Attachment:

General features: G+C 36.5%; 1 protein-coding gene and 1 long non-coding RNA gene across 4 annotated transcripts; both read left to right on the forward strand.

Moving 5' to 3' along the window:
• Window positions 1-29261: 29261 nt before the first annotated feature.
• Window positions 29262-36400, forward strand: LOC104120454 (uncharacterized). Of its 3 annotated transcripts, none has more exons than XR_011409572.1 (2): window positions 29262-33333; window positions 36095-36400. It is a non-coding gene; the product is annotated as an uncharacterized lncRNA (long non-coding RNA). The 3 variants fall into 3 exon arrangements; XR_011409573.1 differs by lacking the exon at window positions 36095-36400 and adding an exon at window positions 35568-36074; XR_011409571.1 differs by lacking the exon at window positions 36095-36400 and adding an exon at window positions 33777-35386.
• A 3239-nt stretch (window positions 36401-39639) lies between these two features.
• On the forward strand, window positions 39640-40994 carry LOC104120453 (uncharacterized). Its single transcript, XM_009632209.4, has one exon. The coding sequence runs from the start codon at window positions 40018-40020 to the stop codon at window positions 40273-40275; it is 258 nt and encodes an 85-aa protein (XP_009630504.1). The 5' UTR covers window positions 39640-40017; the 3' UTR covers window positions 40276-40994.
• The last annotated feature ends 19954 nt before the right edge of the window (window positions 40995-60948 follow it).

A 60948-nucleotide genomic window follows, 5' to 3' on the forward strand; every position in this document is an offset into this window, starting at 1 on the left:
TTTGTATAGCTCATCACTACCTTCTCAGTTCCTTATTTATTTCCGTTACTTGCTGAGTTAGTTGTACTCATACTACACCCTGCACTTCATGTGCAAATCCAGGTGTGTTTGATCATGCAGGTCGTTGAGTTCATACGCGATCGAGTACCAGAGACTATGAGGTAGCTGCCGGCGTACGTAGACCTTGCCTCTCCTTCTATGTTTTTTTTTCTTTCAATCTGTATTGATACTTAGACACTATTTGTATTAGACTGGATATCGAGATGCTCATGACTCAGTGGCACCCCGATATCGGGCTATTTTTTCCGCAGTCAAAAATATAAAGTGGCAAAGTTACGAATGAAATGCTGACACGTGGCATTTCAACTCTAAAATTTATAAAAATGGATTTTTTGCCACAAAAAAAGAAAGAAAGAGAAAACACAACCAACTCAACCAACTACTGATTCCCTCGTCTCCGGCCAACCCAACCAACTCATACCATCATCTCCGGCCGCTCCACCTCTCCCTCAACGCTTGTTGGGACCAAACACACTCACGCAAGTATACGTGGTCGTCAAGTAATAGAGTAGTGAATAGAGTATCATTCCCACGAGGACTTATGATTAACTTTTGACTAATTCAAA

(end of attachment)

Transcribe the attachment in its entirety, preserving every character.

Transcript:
General features: G+C 36.5%; 1 protein-coding gene and 1 long non-coding RNA gene across 4 annotated transcripts; both read left to right on the forward strand.

Moving 5' to 3' along the window:
• Window positions 1-29261: 29261 nt before the first annotated feature.
• Window positions 29262-36400, forward strand: LOC104120454 (uncharacterized). Of its 3 annotated transcripts, none has more exons than XR_011409572.1 (2): window positions 29262-33333; window positions 36095-36400. It is a non-coding gene; the product is annotated as an uncharacterized lncRNA (long non-coding RNA). The 3 variants fall into 3 exon arrangements; XR_011409573.1 differs by lacking the exon at window positions 36095-36400 and adding an exon at window positions 35568-36074; XR_011409571.1 differs by lacking the exon at window positions 36095-36400 and adding an exon at window positions 33777-35386.
• A 3239-nt stretch (window positions 36401-39639) lies between these two features.
• On the forward strand, window positions 39640-40994 carry LOC104120453 (uncharacterized). Its single transcript, XM_009632209.4, has one exon. The coding sequence runs from the start codon at window positions 40018-40020 to the stop codon at window positions 40273-40275; it is 258 nt and encodes an 85-aa protein (XP_009630504.1). The 5' UTR covers window positions 39640-40017; the 3' UTR covers window positions 40276-40994.
• The last annotated feature ends 19954 nt before the right edge of the window (window positions 40995-60948 follow it).

A 60948-nucleotide genomic window follows, 5' to 3' on the forward strand; every position in this document is an offset into this window, starting at 1 on the left:
TTTGTATAGCTCATCACTACCTTCTCAGTTCCTTATTTATTTCCGTTACTTGCTGAGTTAGTTGTACTCATACTACACCCTGCACTTCATGTGCAAATCCAGGTGTGTTTGATCATGCAGGTCGTTGAGTTCATACGCGATCGAGTACCAGAGACTATGAGGTAGCTGCCGGCGTACGTAGACCTTGCCTCTCCTTCTATGTTTTTTTTTCTTTCAATCTGTATTGATACTTAGACACTATTTGTATTAGACTGGATATCGAGATGCTCATGACTCAGTGGCACCCCGATATCGGGCTATTTTTTCCGCAGTCAAAAATATAAAGTGGCAAAGTTACGAATGAAATGCTGACACGTGGCATTTCAACTCTAAAATTTATAAAAATGGATTTTTTGCCACAAAAAAAGAAAGAAAGAGAAAACACAACCAACTCAACCAACTACTGATTCCCTCGTCTCCGGCCAACCCAACCAACTCATACCATCATCTCCGGCCGCTCCACCTCTCCCTCAACGCTTGTTGGGACCAAACACACTCACGCAAGTATACGTGGTCGTCAAGTAATAGAGTAGTGAATAGAGTATCATTCCCACGAGGACTTATGATTAACTTTTGACTAATTCAAA